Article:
Mitchel Waite © 2022


Why I Loved The Last Of Us Part II

I went dark on selected social media platforms and news feeds shortly before the release of The Last Of Us Part II (TLOU2) and decided to stay away from them until I’d finished the game. To wait this long to experience Ellie and Joel’s next chapter and have it spoiled by seeing a thumbnail or headline that gives away a plot twist would have been devastating (believe me, there were a few close calls). After rejoining the internet, it’s fair to say that I, along with one half of TLOU2’s players, was shocked at the divisive reception that the game had received.

I reached the end of Seattle Day 3 with Ellie and expected to begin the coda section imminently, reaching the conclusion of Part II. All of a sudden, I’m playing as the “villain”, Abby, with a completely fresh skill tree to build up. This character flip and the death of Joel has divided the internet with some of the hardcore fans of the first game feeling betrayed by Naughty Dog and the game’s marketing. I was as hyped as you could be in wanting to finally play this game, and honestly, I couldn’t see it taking any other direction. There had to be consequences to Joel’s actions in the first game. TLOU2 didn’t re-use the same formula; the themes were much more mature (which, it seems, there’s a surprisingly large male chauvinistic and narrow-minded fan base out there), Joel was still very much a key part of whole game and I was thankful for every extra hour playing it. Listening to the game’s writer/director, Neil Druckman, on the official podcast, he describes the first game as a movie but Part II as more comparable to a great novel. I started the game hating Abby and I was shocked when I started playing it from her perspective back on Day 1, but the lines started to become blurred at the end as to who actually was the villain. That’s a great piece of story telling and something that I feel could only really be achieved through video games, with the player becoming complicit in the actions along the way. Abby didn’t have to die at the end and after playing through the story from her perceptive, I couldn’t see why some players felt cheated by the ending.

The graphical fidelity of TLOU2 is unparalleled. The first game looked fantastic when it was first released on the Playstation 3 in 2013 and so does the remastered version on the Playstation 4, even in 2020. I’d say that the average video game with a focus on its story will take around 20 hours to complete. My runtime for TLOU2 clocked in at 29 hours and 58 minutes and a large part of that time was spent in awe of the surroundings. It was almost too detailed and I did have a slightly overwhelming feeling of sensory overload with the need to explore every single corner of the environments before moving on. I disabled the L3+R3 photo mode shortcut when I first started playing the game with the intention to be fully immersed “in the moment”, but this quickly changed after the first few hours and I was snapping away like a tourist (and much like in real life!). I love this feature in AAA games and I’m currently using photo mode in a New Game+ play through to capture some more of those unique macro shots (you can see a handful of my shots so far in the gallery of this post).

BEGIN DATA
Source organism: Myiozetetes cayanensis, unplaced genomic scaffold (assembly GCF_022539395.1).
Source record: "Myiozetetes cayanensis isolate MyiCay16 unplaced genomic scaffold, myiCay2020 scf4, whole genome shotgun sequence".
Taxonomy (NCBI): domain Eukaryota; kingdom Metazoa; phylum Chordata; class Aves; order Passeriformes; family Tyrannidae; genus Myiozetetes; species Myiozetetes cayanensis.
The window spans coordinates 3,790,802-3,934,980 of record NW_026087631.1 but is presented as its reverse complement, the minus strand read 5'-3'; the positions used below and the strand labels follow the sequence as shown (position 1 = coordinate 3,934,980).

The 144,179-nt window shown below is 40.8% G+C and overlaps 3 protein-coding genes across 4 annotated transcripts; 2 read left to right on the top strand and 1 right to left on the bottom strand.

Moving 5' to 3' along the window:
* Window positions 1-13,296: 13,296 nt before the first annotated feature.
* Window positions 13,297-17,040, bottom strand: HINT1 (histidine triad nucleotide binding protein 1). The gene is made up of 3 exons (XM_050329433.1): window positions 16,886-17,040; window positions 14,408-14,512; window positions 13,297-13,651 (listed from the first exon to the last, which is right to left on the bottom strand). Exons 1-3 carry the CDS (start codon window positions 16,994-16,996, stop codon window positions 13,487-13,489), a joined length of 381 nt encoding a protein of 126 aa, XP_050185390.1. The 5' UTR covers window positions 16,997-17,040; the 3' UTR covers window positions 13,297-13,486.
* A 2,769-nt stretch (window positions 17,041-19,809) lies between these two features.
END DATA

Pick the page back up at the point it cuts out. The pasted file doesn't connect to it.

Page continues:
Needless to say, as expected if you’ve played the first game, the acting is of the highest quality. It has a much darker tone and the addition of Mac Quayle’s heavier electronic input to Gustavo Santaolalla’s acoustic score (who’s scored films such as Babel and Biutiful) provides a soundtrack that conveys the theme of duality to consequences that carries throughout the game. The electronic soundtrack is used during tense moments of survival and dread, whilst the acoustics are used to bring the emotions up with optimism and hope.

Collectible tracking has also improved in TLOU2. Whereas in the first game displayed a summary of each chapter at the main menu, meaning that you had to reply an entire chapter if you missed anything, TLOU2 goes a level deeper and breaks these up. Going back to the novel analogy, you could say that Seattle Day 1, Seattle Day 2, etc are parts and the bookmarks within them are now chapters. This allows the player to reply specific sections where collectibles have been missed rather than an entire chunk of the game. With the “collectible tracking” accessibility option, it can place a tick next to previously collected item, reducing the frustrating risk of missing things on a subsequent play though using New Game+. I’ve replayed some chapters and the game does have a fair amount of replay-ability value. I say this as I started replaying Uncharted 4: A Thief’s End a few months back and felt that the pace was off when skipping cutscenes. It left me with short bursts of gameplay, when all I wanted to do on my second play-though was to get lost in the stunning environments. TLOU2’s cutscenes are much more fluid and there aren’t many major interruptions during gameplay. Not to say that it’s light on the story (that it most definitely is not) but the slow and tense pace offers longer sections without having to be removed from the experience with loading screens.

The Last Of Us Part II is another epic milestone in video gaming and a sequel worthy of its predecessor. I’m already looking forward to seeing a remastered version debuting on the PS5 and being wowed by the technical achievements all over again. It’s one of those stories that I wish I could experience for the first time again too.


Batman: Cape and Cowl Exhibition

Coinciding with the release of the Batman: Arkham Knight video game, a free pop-up exhibition appeared in Shoreditch, East London at Kachette last week. Around 20 different capes and cowls were on display, all designed by different collaborators ranging from fashion model Jodie Kidd to British TV/radio presenter Jonathan Ross. Each design was wildly different to one another; some were fasion-led, some were treated as an art installation and some just channeling their passion and inspiration from the iconic superhero.

Plus, getting to stand inside one of the head cowls was pretty awesome too! I need to work on those shoulders a bit more though.

Istanbul Trip

Istanbul…..what can I say? An amazing city? Great people? Beautiful architecture? One of most mesmerising sunsets I’ve ever seen in the world? Delicious food? Memory-searing scents?


‘Blade Runner’ BFI Photography Competition